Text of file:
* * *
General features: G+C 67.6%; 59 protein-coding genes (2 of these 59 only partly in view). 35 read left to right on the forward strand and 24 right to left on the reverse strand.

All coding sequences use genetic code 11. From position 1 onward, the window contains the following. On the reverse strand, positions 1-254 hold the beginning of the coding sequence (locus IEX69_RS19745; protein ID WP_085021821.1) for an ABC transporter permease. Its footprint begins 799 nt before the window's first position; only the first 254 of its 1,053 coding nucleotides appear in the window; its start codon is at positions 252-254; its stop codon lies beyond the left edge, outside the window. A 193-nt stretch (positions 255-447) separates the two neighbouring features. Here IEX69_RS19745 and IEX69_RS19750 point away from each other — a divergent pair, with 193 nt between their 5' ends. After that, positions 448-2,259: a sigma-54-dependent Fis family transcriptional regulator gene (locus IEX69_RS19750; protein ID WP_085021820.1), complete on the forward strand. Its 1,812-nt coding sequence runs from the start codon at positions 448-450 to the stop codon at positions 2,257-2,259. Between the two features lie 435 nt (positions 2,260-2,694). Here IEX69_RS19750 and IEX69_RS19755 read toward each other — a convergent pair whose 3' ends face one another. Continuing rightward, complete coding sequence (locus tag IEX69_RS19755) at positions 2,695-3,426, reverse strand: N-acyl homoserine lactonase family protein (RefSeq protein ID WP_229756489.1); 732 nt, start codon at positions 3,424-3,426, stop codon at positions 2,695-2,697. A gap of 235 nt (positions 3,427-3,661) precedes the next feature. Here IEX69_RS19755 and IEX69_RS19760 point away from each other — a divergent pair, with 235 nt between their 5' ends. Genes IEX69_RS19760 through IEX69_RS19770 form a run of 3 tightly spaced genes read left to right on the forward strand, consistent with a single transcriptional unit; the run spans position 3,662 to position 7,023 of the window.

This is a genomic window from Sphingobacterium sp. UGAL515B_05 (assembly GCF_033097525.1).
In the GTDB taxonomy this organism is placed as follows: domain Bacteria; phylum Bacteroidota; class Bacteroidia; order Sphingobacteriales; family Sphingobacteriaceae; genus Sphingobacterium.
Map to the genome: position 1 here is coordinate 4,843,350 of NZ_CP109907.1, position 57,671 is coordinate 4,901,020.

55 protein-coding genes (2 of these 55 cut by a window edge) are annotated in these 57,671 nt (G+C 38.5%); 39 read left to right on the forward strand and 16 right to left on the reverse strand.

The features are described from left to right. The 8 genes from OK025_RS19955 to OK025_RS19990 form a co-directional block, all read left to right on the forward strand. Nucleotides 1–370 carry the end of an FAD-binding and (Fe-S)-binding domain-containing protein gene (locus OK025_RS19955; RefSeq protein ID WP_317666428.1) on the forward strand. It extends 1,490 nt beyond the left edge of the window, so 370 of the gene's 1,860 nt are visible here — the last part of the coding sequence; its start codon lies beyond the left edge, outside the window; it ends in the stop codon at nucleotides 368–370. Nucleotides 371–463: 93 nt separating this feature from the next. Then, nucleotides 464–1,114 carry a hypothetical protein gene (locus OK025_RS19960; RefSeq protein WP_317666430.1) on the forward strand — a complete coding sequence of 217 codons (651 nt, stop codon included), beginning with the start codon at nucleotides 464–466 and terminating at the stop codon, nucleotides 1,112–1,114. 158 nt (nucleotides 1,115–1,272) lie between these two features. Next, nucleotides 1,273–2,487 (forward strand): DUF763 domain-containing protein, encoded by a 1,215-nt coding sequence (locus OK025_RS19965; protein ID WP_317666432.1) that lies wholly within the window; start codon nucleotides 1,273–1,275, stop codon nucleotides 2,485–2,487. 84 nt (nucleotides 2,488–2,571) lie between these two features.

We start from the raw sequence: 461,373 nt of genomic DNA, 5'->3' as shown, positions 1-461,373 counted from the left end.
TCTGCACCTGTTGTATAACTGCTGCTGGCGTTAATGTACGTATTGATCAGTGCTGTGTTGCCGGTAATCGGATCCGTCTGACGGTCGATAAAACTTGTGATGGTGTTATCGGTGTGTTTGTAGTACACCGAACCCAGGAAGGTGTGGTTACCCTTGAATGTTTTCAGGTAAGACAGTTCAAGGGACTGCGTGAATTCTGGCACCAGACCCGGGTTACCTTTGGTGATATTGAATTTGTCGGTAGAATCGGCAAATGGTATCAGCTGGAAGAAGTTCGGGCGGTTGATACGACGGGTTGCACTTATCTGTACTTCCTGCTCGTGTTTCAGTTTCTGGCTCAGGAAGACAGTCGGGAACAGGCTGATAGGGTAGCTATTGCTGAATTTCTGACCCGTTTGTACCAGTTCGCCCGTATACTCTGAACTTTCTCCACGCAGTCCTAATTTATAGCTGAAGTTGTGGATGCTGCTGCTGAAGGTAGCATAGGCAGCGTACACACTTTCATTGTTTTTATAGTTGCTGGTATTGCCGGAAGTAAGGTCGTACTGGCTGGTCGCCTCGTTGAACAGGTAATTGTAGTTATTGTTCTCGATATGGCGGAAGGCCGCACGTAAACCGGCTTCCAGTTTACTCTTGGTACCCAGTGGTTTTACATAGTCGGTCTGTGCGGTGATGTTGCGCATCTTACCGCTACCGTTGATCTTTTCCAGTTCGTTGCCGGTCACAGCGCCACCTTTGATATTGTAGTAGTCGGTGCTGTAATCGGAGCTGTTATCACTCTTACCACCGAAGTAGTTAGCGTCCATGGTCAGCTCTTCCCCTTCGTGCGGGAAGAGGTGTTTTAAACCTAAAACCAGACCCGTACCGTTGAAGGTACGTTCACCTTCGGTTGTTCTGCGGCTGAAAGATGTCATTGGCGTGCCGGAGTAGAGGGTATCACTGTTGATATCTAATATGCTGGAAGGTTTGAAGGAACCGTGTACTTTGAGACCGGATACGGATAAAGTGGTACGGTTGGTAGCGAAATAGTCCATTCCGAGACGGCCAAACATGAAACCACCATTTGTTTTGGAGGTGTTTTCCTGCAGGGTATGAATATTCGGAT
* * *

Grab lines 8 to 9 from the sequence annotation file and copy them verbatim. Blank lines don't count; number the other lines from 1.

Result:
We start from the raw sequence: 461,373 nt of genomic DNA, 5'->3' as shown, positions 1-461,373 counted from the left end.
TCTGCACCTGTTGTATAACTGCTGCTGGCGTTAATGTACGTATTGATCAGTGCTGTGTTGCCGGTAATCGGATCCGTCTGACGGTCGATAAAACTTGTGATGGTGTTATCGGTGTGTTTGTAGTACACCGAACCCAGGAAGGTGTGGTTACCCTTGAATGTTTTCAGGTAAGACAGTTCAAGGGACTGCGTGAATTCTGGCACCAGACCCGGGTTACCTTTGGTGATATTGAATTTGTCGGTAGAATCGGCAAATGGTATCAGCTGGAAGAAGTTCGGGCGGTTGATACGACGGGTTGCACTTATCTGTACTTCCTGCTCGTGTTTCAGTTTCTGGCTCAGGAAGACAGTCGGGAACAGGCTGATAGGGTAGCTATTGCTGAATTTCTGACCCGTTTGTACCAGTTCGCCCGTATACTCTGAACTTTCTCCACGCAGTCCTAATTTATAGCTGAAGTTGTGGATGCTGCTGCTGAAGGTAGCATAGGCAGCGTACACACTTTCATTGTTTTTATAGTTGCTGGTATTGCCGGAAGTAAGGTCGTACTGGCTGGTCGCCTCGTTGAACAGGTAATTGTAGTTATTGTTCTCGATATGGCGGAAGGCCGCACGTAAACCGGCTTCCAGTTTACTCTTGGTACCCAGTGGTTTTACATAGTCGGTCTGTGCGGTGATGTTGCGCATCTTACCGCTACCGTTGATCTTTTCCAGTTCGTTGCCGGTCACAGCGCCACCTTTGATATTGTAGTAGTCGGTGCTGTAATCGGAGCTGTTATCACTCTTACCACCGAAGTAGTTAGCGTCCATGGTCAGCTCTTCCCCTTCGTGCGGGAAGAGGTGTTTTAAACCTAAAACCAGACCCGTACCGTTGAAGGTACGTTCACCTTCGGTTGTTCTGCGGCTGAAAGATGTCATTGGCGTGCCGGAGTAGAGGGTATCACTGTTGATATCTAATATGCTGGAAGGTTTGAAGGAACCGTGTACTTTGAGACCGGATACGGATAAAGTGGTACGGTTGGTAGCGAAATAGTCCATTCCGAGACGGCCAAACATGAAACCACCATTTGTTTTGGAGGTGTTTTCCTGCAGGGTATGAATATTCGGAT